K12 Inc., the largest for-profit provider of precollegiate online education, posted nearly 8 percent revenue growth in the third quarter, and is expecting to expand in the states it already operates in, said Nate Davis, K12 Inc.’s chairman and CEO, in a recent conference call announcing the company’s third-quarter results.
The CEO of the Herndon, Va.-based company reported that the 8 percent jump in total revenues year-over-year amounted to $235 million for this quarter, and operating income increased 41 percent to $27.4 million for the quarter.
The third-quarter report received far less attention than the conference call in October 2013, when Davis announced that K12 enrolled 11,000 fewer students than it had anticipated for the 2013-14 school year.
This call had more news that the company is doing better financially, a fact that Trace Urdan, a senior analyst for Wells Fargo Securities in San Francisco, highlighted in his own “Equity Research” report about the company’s stock, indicating that K12 is “on track for a strong fall,” and predicting that the stock will outperform the market.
“Enrollment, revenue-per-student and expense management in the company’s core managed school business was strong,” Urdan wrote, while noting the competitive market facing the online education industry. Using K12’s strategy of a shared technology platform is also a good sign for growth, he indicated.
Davis talked about K12’s prospects in various states, saying growth will occur in new states but not “at the pace we’ve seen in previous years,” referring to his company’s ongoing discussions with Illinois, New Jersey, and North Carolina. He said that he anticipated no imminent announcements of K12 schools opening in those states.
A new K12-managed Insight School is tentatively scheduled to open in Michigan this fall, with a focus on at-risk students from across the state. The first-year capacity of the school is 2,500 students. Within three years, the school could accommodate up to 10,000 students, Davis said.
Pennsylvania recently rejected a number of cyber-charters, including an application from Insight PA, a school that would have been managed by K12, on grounds that the board was not familiar enough with the oversight of a school, and that K12 would ultimately control the operation.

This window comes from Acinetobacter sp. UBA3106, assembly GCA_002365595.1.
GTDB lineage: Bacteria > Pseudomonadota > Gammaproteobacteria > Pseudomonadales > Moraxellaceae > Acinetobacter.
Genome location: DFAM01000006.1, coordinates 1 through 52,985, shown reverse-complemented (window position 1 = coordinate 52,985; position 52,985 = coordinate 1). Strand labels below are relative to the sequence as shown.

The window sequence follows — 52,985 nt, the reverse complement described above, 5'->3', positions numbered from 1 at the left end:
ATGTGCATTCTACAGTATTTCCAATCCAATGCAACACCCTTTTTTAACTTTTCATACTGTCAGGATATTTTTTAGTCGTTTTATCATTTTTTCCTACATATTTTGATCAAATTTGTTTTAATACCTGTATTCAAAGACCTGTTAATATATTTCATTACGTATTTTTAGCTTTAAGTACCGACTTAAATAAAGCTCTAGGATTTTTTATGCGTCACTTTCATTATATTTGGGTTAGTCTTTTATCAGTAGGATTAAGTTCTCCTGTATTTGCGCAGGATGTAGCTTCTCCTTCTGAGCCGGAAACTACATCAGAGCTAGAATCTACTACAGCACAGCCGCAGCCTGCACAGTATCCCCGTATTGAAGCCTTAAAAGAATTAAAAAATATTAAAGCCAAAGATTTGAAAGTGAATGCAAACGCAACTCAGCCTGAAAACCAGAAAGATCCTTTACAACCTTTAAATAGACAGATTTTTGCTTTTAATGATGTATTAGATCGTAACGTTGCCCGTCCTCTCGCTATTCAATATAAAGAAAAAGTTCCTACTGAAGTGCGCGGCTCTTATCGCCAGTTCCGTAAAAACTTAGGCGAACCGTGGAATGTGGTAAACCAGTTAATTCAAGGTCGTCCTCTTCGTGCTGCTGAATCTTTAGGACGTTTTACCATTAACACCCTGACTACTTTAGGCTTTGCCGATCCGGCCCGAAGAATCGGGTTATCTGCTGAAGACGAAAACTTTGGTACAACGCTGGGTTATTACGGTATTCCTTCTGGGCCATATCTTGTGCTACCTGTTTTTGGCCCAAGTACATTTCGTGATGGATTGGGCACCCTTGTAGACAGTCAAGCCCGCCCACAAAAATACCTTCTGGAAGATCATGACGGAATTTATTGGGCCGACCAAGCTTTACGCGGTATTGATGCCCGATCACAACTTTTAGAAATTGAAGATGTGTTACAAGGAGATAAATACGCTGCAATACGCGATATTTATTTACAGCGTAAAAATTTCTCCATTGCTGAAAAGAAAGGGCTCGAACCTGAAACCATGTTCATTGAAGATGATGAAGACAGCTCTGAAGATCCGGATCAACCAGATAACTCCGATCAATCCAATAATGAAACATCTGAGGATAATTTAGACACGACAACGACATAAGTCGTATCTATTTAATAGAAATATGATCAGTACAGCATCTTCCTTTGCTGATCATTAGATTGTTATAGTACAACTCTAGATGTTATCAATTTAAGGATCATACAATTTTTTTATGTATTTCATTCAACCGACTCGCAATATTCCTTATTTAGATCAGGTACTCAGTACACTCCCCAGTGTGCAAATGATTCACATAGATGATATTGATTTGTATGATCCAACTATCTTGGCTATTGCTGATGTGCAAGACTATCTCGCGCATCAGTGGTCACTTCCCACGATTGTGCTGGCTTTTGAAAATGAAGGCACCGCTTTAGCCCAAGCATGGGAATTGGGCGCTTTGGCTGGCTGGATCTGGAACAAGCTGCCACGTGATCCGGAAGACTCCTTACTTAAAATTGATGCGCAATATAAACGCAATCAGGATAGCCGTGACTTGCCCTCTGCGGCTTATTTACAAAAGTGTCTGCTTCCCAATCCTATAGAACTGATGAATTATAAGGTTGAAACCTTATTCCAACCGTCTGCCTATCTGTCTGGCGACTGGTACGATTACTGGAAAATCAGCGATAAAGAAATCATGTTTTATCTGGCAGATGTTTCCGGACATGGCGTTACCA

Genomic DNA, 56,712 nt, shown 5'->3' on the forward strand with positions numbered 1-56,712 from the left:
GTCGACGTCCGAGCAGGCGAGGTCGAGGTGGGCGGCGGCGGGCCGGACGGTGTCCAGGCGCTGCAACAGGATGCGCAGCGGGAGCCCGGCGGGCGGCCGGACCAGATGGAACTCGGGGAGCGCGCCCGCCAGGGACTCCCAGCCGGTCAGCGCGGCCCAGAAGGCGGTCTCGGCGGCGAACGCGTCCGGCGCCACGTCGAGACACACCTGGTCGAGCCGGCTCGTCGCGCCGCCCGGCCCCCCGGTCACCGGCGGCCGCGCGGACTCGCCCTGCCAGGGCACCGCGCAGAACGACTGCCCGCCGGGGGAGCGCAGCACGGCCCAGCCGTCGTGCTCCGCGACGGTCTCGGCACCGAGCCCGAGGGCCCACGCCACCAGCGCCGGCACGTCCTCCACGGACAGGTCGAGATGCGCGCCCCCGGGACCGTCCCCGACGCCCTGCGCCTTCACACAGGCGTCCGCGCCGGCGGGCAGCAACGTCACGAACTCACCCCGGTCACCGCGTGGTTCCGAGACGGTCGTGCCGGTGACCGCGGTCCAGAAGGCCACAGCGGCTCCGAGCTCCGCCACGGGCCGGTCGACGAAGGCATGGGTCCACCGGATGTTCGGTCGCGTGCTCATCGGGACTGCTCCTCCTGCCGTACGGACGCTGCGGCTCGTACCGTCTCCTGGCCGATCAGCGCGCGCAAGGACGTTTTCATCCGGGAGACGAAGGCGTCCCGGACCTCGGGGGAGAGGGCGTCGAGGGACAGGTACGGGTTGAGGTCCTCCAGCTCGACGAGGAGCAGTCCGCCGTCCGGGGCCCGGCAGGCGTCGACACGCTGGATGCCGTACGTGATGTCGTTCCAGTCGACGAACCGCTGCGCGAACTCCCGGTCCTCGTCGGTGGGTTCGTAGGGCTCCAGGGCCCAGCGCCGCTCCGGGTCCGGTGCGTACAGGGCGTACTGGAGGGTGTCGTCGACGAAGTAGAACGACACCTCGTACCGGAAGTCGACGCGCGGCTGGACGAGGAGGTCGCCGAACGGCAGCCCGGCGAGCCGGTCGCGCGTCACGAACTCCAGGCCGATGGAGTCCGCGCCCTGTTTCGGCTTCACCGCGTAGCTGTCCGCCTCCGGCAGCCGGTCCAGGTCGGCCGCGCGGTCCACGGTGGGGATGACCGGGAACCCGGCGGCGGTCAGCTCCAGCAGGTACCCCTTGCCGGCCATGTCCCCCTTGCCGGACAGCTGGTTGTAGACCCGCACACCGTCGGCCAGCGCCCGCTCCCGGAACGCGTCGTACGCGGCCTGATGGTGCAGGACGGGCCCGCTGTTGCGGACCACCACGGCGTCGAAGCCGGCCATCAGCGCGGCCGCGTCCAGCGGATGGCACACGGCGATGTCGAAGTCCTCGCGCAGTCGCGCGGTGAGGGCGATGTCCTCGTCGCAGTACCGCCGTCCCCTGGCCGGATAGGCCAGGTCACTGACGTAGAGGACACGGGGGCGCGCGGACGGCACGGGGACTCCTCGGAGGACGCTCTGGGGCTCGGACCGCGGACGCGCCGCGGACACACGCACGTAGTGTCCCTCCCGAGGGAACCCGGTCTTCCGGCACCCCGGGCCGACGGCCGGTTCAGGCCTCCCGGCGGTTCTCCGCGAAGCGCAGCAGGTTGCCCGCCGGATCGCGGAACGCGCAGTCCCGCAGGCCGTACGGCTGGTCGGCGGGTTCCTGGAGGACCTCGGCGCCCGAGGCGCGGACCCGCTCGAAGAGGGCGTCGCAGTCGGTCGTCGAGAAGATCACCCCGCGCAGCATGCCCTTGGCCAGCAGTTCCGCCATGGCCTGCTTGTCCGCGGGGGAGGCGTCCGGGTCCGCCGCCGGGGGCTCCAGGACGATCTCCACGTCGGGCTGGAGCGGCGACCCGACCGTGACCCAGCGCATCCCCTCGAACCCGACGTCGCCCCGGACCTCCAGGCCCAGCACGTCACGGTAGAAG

Career technical education is an area K12 has in its sights for growth. One example is the Iowa Virtual Academies, which recently announced that it is collaborating with the Northeast Iowa Community College in the Association of Business and Industry to provide an advanced manufacturing program for high school students. The three-year blended program will incorporate online instruction and on-site workshops, involving local businesses to ensure that the skills taught match the needs of employers.
“Creating a direct path to either a job or a technical college program right after graduation is just one of the many ways we will look to create pathways that are relevant to students and attract them to K12-managed public schools,” Davis said in the call.
In January, K12 had announced plans for Ron Packard, its founder and departing CEO, to launch a joint venture with an investor group led by Safanad Limited, a global principal investment house based in New York and Dubai. That deal is off, with Davis saying it was too complex. Several international properties owned by K12 would have been part of the transaction.
“In general, investors would much prefer to see them sell the assets and shut down the projects outright, terminating the associated losses,” Urdan wrote in an email response to a question about the move. “While there may be some opportunity cost associated with not expanding internationally today, most investors believe K12’s dominant position in the U.S. market will allow for this at a later date and that at present it represents a distraction.”
My colleague, Sean Cavanagh, recently reported on an investor group’s lawsuit against K12 and Packard. The federal lawsuit accuses the company of misleading investors by putting forward overly positive public statements during much of last year, only later to reveal that it had missed key operational and financial targets. It also claimed that Packard sold 43 percent of his personally held common stock for $6.4 million in that period, before the company revealed disappointing results. K12 denied misleading investors, and Packard, through a company spokesman, said he has been forthright in his transactions.
We also covered the decision by the National Collegiate Athletic Association (NCAA) to reject coursework completed by athletes in 24 K12 schools when students from those schools are applying to Division I or Division II colleges or universities, effective in 2014-15.
In the conference call, Tim Murray, president and COO of K12, said the company is “working very, very hard with the NCAA” to help them shape policies that would ensure eligibility for schools operating in an online model. Many of the students served in this capacity are enrolled in individual sports like swimming and gymnastics, and attending online school frees up hours for their training.
More information about the K12 third quarter results are available here.